poverty nonpoverty level.
The spectrum *of support for such a proposal is indicated by
the endorsement given it last year by Prof. Milton Friedman of
the University of Chicago, who is said to have been Barry Gold Goldwaters
waters Goldwaters principal economic adviser.
The statements the commission is expected to make on edu education
cation education are discriminating and sophisticated beycnd anything we
are accustomed to in public proclamations on this subject.
The official attitude for years has been that education is the
remedy for unemployment and that vocational training is the heart
of the educational enterprise.
According to the report in its present draft, there is no con conclusive
clusive conclusive evidence that inadequate education has been a primary
cause of persistent unemployment. The jobless are the poorly
educated because employers hire the best-educated workers they
can. and even the most poorly educated could find work if there
were enough jobs.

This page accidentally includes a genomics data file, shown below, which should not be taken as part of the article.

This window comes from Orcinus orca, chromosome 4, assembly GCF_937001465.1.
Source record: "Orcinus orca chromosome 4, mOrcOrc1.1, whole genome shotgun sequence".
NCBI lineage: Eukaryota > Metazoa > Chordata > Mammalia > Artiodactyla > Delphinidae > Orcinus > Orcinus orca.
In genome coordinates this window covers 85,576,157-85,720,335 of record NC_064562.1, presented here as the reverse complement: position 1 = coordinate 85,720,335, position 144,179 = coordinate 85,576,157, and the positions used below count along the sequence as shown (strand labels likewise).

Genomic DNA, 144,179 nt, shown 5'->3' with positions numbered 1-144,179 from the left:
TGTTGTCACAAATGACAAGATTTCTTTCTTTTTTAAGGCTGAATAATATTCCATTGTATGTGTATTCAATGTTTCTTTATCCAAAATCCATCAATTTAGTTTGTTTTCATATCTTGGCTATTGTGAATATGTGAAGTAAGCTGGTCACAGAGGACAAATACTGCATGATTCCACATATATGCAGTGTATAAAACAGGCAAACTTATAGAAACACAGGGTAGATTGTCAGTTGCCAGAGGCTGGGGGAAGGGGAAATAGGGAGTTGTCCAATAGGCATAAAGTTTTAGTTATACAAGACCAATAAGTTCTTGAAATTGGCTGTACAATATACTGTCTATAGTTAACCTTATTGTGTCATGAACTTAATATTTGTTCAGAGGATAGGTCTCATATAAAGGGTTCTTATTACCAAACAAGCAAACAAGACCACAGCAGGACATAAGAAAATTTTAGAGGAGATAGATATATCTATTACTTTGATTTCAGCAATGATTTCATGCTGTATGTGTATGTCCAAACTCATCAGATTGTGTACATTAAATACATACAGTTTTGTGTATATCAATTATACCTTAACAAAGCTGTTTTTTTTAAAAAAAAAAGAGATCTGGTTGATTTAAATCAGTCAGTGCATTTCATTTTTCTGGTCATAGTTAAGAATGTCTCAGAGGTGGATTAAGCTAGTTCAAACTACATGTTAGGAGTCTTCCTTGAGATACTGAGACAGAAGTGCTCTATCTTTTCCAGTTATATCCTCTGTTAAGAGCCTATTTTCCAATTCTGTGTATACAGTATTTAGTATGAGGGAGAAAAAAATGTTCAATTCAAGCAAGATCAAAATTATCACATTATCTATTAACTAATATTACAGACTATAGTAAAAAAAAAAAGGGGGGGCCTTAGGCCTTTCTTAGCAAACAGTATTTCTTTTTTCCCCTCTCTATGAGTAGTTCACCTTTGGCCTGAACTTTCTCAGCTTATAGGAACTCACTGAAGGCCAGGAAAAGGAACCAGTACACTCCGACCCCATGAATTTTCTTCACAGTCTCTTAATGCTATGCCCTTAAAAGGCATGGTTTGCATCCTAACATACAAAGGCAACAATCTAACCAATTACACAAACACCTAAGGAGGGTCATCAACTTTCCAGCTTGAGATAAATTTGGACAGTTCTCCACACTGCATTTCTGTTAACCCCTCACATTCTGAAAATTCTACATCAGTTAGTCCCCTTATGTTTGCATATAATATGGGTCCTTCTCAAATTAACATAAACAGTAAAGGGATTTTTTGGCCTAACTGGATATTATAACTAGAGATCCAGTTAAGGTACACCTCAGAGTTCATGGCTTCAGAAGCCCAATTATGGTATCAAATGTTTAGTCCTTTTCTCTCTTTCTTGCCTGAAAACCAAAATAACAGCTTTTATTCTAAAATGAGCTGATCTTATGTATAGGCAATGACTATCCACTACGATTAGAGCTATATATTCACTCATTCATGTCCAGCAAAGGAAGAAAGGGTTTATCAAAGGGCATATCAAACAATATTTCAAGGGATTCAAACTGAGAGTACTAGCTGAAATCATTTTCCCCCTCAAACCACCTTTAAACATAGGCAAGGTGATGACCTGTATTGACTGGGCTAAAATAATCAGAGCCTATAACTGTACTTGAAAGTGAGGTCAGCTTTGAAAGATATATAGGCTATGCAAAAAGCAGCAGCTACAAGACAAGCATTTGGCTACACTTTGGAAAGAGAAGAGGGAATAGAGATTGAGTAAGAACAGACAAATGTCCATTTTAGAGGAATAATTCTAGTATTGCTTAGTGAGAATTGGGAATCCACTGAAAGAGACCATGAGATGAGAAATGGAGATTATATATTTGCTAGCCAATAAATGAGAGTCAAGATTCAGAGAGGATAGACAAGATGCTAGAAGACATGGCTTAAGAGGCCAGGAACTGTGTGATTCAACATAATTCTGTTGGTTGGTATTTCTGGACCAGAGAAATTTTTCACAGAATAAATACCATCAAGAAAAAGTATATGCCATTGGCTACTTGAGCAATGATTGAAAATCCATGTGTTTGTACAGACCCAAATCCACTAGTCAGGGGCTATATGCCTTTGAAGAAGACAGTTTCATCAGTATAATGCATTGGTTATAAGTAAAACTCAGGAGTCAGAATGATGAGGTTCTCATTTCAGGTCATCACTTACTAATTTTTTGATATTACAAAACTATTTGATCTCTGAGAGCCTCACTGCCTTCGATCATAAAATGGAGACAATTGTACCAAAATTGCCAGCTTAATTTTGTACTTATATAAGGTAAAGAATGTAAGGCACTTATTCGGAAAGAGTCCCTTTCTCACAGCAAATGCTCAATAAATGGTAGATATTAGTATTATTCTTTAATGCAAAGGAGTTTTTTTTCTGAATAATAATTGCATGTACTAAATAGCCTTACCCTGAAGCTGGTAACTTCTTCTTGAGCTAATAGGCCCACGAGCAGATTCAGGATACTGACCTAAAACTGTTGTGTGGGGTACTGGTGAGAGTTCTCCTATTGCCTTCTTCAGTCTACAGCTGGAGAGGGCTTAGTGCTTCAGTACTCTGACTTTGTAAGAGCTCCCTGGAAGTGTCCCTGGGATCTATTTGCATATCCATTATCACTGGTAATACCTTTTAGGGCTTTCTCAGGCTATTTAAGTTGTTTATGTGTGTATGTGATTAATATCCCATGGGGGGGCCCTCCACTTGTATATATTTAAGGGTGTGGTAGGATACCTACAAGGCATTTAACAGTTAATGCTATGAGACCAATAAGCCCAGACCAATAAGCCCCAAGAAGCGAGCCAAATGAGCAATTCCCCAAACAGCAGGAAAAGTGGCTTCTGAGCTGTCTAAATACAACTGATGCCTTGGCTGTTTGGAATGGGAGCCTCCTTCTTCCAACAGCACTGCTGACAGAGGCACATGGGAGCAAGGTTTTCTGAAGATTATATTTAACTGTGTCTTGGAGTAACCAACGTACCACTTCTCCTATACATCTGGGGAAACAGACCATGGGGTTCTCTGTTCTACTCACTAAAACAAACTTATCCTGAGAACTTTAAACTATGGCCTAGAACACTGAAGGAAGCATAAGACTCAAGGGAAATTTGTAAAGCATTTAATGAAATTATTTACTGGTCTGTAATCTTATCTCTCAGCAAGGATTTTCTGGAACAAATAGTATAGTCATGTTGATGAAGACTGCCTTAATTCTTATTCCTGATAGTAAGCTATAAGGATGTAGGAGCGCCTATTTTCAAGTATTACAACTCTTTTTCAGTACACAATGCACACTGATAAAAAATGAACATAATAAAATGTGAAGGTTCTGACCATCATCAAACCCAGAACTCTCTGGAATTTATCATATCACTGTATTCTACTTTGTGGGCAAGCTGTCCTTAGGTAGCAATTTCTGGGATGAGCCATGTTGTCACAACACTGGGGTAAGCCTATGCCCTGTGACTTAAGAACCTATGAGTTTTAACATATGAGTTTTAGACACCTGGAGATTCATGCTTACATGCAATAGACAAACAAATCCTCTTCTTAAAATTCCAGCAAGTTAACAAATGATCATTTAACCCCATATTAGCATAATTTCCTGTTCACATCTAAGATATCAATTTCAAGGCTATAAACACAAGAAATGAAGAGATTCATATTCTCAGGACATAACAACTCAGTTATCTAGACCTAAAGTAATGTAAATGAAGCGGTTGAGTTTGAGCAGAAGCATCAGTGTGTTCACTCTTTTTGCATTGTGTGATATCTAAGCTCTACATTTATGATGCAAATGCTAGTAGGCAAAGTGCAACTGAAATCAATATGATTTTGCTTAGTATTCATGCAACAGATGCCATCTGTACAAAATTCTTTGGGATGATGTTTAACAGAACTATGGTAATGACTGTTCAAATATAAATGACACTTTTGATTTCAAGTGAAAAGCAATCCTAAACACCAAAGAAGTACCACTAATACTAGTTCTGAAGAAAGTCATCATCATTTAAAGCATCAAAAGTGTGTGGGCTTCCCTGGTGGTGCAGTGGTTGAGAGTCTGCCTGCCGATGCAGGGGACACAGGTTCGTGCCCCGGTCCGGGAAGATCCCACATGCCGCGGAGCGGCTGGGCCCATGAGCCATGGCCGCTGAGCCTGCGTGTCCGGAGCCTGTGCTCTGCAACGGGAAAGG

With this statement every conscientious student of the relation
between education and employment must agree. Those who want to
increase employment should direct their attention to developing
jobs. If they direct it to increasing the number of the educated
they will succeed only in raising the educational requirements
for the jobs there are. This will simply mean that an employer
will demand a college degree for a job that formerly called for
a high school diploma.
The commissions remarks on vocational training are equally
judicious. The present draft of the report makes two important
points. First, general education in the arts and sciences is pre preferable
ferable preferable to vocational training through the high school years.
Second, industry should carry the burden of vocational training!
If the final draft of the report adheres to these positions the
commission will have done something to clear our minds of
cant about education.

Confetti li§^|
HEARD AROUND THE STATE: It is very likel
says The Miami Heralds Tip-off column, that Go
Haydon Burns if hes re-elected will revi'
his unpopular road bond program. Some people